The most expensive and most affordable dog breeds have been revealed but can you see your pooch on the list?

It's true that, as a country, we can't get enough of our pets and we would do just about anything for them - no matter what size or shape they come in. 

But between vet costs, food, insurance and general upkeep, our favourite furry friends can cost an absolute fortune.

Whether you're looking to add four paws to your family or you're curious to see if your pop make makes the list, Sambla has crunched the numbers for you. 

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The researchers looked at various metrics including the cost of insurance, annual booster injection, professional grooming and food to determine how much your canine would cost you over a lifetime.

They also considered one-off expenses like the average cost per breed and the initial vaccine course.

Before analysing the costs overall over the dog's lifetime, Sambla broke down the data to see which breeds were the most and least expensive to buy.

Most expensive dog breeds to buy 

Here are the top five most expensive dog breeds to buy, according to their average costs:

  • Italian Greyhound - £3,500
  • Samoyed - £3,000
  • Bernese Mountain Dog - £2,688
  • Chow Chow - £2,663
  • Irish Wolfhound - £2,500

Five least expensive dog breeds to buy

On the flip side, here are the most affordable dog breeds to purchase:

  • Greyhound – £600
  • Lurcher – £647
  • Bedlington Terrier – £800
  • Jack Russell – £884
  • Presa Canario – £886

Most expensive dog breeds to own in the UK over its lifetime

Clydebank Post: Here are the 20 most affordable dog breeds to own in the UK . ( Sambla)Here are the 20 most affordable dog breeds to own in the UK . ( Sambla) (Image: Sambla)

Tibetan Mastiff

Clinching the top spot, the most expensive dog breed to own over its lifetime was the Tibetan Mastiff.

The affectionate breed can cost dog owners a staggering £31,530 on average across their 13-year life span.

They are one of the most expensive to buy as a puppy, costing an average of £2,333. but their food costs are also particularly pricey, costing on average £1,079 per annum.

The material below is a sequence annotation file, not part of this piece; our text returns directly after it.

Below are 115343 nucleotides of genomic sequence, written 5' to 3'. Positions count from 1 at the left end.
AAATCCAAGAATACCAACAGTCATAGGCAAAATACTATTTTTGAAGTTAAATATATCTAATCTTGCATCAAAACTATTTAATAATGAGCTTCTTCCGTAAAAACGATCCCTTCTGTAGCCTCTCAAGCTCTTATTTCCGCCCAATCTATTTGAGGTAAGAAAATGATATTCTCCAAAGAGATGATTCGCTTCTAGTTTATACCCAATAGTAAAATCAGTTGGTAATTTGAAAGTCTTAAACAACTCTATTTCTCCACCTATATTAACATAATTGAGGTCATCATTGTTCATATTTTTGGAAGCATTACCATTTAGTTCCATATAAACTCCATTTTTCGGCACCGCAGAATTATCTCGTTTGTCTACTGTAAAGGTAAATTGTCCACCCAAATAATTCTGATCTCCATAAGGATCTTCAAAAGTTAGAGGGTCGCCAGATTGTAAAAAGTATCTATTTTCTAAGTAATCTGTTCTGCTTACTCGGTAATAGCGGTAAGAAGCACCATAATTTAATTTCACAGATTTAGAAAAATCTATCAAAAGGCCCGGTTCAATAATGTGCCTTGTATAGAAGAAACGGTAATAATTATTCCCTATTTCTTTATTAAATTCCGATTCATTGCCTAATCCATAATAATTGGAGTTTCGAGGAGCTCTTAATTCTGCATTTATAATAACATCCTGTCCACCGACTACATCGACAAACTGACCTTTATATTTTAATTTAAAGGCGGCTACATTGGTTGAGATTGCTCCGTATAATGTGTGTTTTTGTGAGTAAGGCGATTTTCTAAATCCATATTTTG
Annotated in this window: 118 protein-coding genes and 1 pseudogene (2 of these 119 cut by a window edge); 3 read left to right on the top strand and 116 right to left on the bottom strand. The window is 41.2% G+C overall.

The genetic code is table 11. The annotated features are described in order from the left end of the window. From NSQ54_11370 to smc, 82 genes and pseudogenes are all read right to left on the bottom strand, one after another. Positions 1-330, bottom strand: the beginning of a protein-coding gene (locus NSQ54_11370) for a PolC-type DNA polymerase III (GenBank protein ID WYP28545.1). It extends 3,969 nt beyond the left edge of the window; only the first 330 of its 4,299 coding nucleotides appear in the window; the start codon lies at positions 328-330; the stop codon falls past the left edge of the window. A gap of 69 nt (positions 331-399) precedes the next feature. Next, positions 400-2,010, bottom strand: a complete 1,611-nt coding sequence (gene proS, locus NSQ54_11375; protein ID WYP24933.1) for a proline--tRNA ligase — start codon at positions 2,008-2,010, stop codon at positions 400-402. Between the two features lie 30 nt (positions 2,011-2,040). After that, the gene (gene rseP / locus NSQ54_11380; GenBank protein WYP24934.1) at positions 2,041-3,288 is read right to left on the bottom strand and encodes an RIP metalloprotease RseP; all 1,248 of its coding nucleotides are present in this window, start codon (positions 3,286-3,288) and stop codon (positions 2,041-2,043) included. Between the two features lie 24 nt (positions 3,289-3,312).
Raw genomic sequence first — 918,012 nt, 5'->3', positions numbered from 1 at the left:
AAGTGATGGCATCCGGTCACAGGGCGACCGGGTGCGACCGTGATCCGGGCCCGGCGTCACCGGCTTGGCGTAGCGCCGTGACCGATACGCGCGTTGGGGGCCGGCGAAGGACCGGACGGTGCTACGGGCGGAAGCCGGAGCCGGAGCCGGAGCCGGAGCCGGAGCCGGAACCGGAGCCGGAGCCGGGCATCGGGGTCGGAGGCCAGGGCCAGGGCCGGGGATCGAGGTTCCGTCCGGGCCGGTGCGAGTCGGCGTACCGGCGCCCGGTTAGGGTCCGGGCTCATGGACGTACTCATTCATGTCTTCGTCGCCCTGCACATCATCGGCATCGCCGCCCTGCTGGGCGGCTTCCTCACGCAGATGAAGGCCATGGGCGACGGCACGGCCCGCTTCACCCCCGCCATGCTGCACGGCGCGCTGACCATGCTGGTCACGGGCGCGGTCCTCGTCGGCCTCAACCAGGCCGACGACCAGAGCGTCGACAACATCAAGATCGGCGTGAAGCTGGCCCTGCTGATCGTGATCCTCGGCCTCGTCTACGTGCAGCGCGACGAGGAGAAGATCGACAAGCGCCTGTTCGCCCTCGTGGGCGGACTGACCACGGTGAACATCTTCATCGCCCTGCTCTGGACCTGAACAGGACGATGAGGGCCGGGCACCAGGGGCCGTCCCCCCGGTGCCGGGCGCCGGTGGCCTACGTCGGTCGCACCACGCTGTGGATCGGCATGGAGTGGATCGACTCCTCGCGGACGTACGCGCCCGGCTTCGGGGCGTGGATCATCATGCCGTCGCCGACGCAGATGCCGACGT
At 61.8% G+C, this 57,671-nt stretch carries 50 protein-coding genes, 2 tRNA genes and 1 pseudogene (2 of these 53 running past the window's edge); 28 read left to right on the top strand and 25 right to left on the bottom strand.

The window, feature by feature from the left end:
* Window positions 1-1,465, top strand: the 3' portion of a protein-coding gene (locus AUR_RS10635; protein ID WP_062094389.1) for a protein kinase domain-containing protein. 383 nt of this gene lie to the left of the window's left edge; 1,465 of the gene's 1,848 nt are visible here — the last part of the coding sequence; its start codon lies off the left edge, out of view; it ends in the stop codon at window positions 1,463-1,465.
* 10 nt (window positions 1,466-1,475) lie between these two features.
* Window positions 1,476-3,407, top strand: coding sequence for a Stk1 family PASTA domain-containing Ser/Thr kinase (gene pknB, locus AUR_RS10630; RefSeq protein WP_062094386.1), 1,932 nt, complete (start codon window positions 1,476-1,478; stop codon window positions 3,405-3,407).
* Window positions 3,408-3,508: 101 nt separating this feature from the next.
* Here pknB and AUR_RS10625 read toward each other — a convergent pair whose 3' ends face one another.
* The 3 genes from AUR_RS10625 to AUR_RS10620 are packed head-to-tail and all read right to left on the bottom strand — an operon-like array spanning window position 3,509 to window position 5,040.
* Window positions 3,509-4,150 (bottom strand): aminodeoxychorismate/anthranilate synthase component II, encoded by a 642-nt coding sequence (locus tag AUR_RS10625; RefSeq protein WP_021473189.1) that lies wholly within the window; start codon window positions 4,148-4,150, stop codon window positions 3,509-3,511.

In second place, Newfoundlands are a fairly big breed that boasts a pricey total cost of ownership on average too.

The breed can weigh anywhere between 55-80 kg, which explains the over £1,200 you will have to spend on food each year.

On top of this, owners need to consider the almost £500 a year it costs to get this beautiful breed professionally groomed.

These are just some of the factors for why the average cost of a Newfoundland over its lifetime is £28,332.


The Mastiff, also known as the English Mastiff, comes in as the third most expensive dog breed.

On average, Mastiffs cost around £1,525 to buy and since they weigh in at around 71kg,  their food does not come cheap.

In fact, their food bill costs their humans a whopping £1,549 per annum.

It's important to note that they don’t require professional grooming which helps the budget somewhat. Over its 11-year lifespan, the gorgeous dogs cost approximately £27,330 to look after.

Here are the 20 most affordable breeds and the total cost of ownership over their lifetime - is yours on the list?

20 most affordable dog breeds to own in the UK 

Clydebank Post: Here are the 20 most affordable dog breeds to own in the UK . ( Sambla)Here are the 20 most affordable dog breeds to own in the UK . ( Sambla) (Image: Sambla)

On the other side of the scale, the dog breed with the most affordable ownership cost is the Patterdale Terrier. 

With a 13.5 year life expectancy, these cute canines don't need professionally groomed and will cost £99 a year to feed. 

The Border Terrier follows in second position with an average total ownership cost of £6365.

In the third spot, Jack Russell cost their owners £884 to buy on average, they don't need professionally groomed and their food bill typically works out to be £153 a year.

Animal charity Woodgreen spokesperson, Tatian Coelho, said "The cost of owning a dog can vary greatly depending on the breed.

"Generally speaking, larger breeds tend to incur higher food bills, while breeds prone to medical issues such as Pugs and French Bulldogs may have higher insurance costs.”

She added: “We advise potential pet owners to do their research on the specific needs and potential costs associated with a particular breed before bringing a new furry companion into their home.

"This will ensure that they are fully prepared to provide the best care possible for their new pet.’’